Beekeepers are pushing back against the New South Wales (NSW) government’s destruction of healthy beehives in its attempt to tackle a Varroa mite outbreak, raising questions about whether total eradication of the mite is even possible. However, despite mounting calls to ‘save the bees’ with a multi-pronged management approach, the Department of Primary Industries (DPI) and industry partners maintain that a ‘zero-Varroa’ approach is the only viable strategy to avoid a biosecurity disaster.
19-year-old beekeeper James Evans became a TikTok sensation overnight when a video about the destruction of his beehives went viral. In the video, which has amassed over 1.2 million views, Evans tells viewers, “In 30 minutes, the DPI are showing up and they’re going to pour 250ml of petrol in each one of our hives, all 17 of them, we’re going to lose them all. We’ve tested them, they don’t have any. [The DPI] didn’t test it, they’re just coming here to destroy them, they don’t care.”
Subsequent videos show the aftermath of empty hives scattered on the ground, with James and his mother Andrea Evans calling for a stop to the DPI’s hive destruction.
The video highlights the ongoing debate over the DPI’s management of the Varroa mite outbreak in NSW. Until 2022, Australia had remained completely free of Varroa mite, a honeybee pest that is endemic in most other parts of the world. However, in June last year, Varroa mite was detected in Newcastle, NSW, leading the DPI to institute an emergency plan, the goal of which is ‘complete eradication’ of Varroa mite. Under the DPI’s emergency response plan, areas within a 10km radius of any hive where Varroa mite is detected are designated as ‘eradication zones’, and all bee hives within the zones are subject to destruction by the DPI.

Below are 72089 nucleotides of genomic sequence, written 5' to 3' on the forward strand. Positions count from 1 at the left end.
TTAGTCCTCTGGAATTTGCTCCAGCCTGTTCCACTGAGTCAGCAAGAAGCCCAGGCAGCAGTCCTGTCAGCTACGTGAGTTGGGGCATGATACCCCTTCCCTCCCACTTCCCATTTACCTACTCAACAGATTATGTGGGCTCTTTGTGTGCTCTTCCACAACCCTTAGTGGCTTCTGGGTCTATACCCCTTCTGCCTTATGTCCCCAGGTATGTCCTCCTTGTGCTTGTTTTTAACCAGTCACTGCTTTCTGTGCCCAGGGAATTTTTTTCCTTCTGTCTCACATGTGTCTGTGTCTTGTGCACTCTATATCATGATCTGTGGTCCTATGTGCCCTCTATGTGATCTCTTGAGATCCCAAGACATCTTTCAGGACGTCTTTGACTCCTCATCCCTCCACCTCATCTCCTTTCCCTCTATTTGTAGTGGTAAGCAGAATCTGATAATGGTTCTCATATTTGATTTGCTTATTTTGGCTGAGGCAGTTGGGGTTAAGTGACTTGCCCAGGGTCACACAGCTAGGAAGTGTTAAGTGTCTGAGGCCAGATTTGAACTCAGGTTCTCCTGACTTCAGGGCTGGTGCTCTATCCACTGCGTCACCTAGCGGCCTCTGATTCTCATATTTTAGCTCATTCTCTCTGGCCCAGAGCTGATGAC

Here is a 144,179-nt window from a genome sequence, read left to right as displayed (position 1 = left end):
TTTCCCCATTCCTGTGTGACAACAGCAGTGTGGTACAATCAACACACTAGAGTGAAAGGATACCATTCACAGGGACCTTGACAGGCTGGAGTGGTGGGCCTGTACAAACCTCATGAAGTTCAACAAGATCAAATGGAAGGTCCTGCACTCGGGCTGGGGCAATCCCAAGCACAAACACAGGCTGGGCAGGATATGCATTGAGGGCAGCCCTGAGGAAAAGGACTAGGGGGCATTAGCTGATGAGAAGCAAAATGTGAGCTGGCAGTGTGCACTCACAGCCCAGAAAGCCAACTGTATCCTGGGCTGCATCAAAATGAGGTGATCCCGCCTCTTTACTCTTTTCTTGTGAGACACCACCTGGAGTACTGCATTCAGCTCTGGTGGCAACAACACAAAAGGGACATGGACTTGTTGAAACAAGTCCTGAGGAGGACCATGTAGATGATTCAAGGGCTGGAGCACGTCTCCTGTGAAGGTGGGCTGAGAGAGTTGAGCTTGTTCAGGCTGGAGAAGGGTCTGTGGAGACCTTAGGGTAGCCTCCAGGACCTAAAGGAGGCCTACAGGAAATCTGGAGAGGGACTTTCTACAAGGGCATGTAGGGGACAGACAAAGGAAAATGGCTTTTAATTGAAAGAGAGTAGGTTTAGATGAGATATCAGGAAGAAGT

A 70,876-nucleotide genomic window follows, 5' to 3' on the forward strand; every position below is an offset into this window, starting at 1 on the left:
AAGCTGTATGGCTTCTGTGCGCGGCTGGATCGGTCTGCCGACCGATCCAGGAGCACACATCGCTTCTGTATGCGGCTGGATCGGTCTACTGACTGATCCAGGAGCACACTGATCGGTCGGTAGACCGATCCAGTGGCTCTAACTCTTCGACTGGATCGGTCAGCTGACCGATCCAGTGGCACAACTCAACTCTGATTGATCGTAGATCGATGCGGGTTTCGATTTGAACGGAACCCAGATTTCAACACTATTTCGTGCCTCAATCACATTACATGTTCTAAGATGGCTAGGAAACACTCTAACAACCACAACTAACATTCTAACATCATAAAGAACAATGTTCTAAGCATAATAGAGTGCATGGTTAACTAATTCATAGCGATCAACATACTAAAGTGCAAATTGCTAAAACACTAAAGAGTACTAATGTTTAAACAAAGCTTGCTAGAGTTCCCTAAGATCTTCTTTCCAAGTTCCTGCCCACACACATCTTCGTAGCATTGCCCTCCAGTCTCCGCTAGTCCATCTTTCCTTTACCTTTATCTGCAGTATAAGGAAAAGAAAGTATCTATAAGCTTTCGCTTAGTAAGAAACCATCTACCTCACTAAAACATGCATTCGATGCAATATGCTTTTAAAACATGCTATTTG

“At the beginning we were for it,” says Andrea Evans, who owns and co-manages Vast Harvest Permaculture with James on the mid-north NSW coast. But almost a year into the emergency response, Evans says that sentiment among beekeepers is shifting. “Our concern is that the destruction has been going on for ten months, and they’re not controlling it,” says Evans. “The Varroa mite keeps getting out, so they keep having to destroy hives. There’s no way of telling how far this is moving because the wild bees are out there.”
Simon Mulvany, Founder and CEO of education and advocacy group Save the Bees, agrees that not only is DPI’s eradication strategy not working, it has now become counterproductive. “If Varroa is in more than five locations, it’s nearly impossible to eradicate – now it’s in about 150 locations,” says Mulvany, drawing a parallel between the policy tug-of-war that played out during Covid times as authorities grappled over when to make the change from lockdown and quarantine measures to management strategies geared towards ‘living with’ the virus. “I don’t think there’s a beekeeper out there that would say ‘let it fly’. They want a management strategy,” says Mulvany.
Mulvany believes that targeting stationary hives and their surrounding wild bee colonies will never achieve eradication because Varroa mite is primarily spread through migratory beekeeping. “In NSW, if they really wanted to eradicate Varroa they would stop people from moving hives completely. They’ve got a permit system happening, and so a lot of the spread is happening from people legally moving hives,” says Mulvany. “The other problem is that it’s gotten out to areas of really dense bush with so many wild bee colonies that the horse has bolted.”
58-year-old beekeeper Dolfi Benesh managed beehives in Israel, where Varroa is endemic, for 30 years before migrating to Australia. Benesh believes that the whole emergency response has been an overreaction, arguing that, “Varroa is easy to treat, easy to live with it. Every country in the world knows how to manage Varroa except Australia.” Benesh explains that bees breed much faster than Varroa, so Varroa will never outstrip the bee population. “The way to treat it is to bring more healthy bees into the area,” says Benesh. Hives can also be “cleaned” with a treatment solution, which Benesh says is used everywhere else in the world to manage Varroa infestations.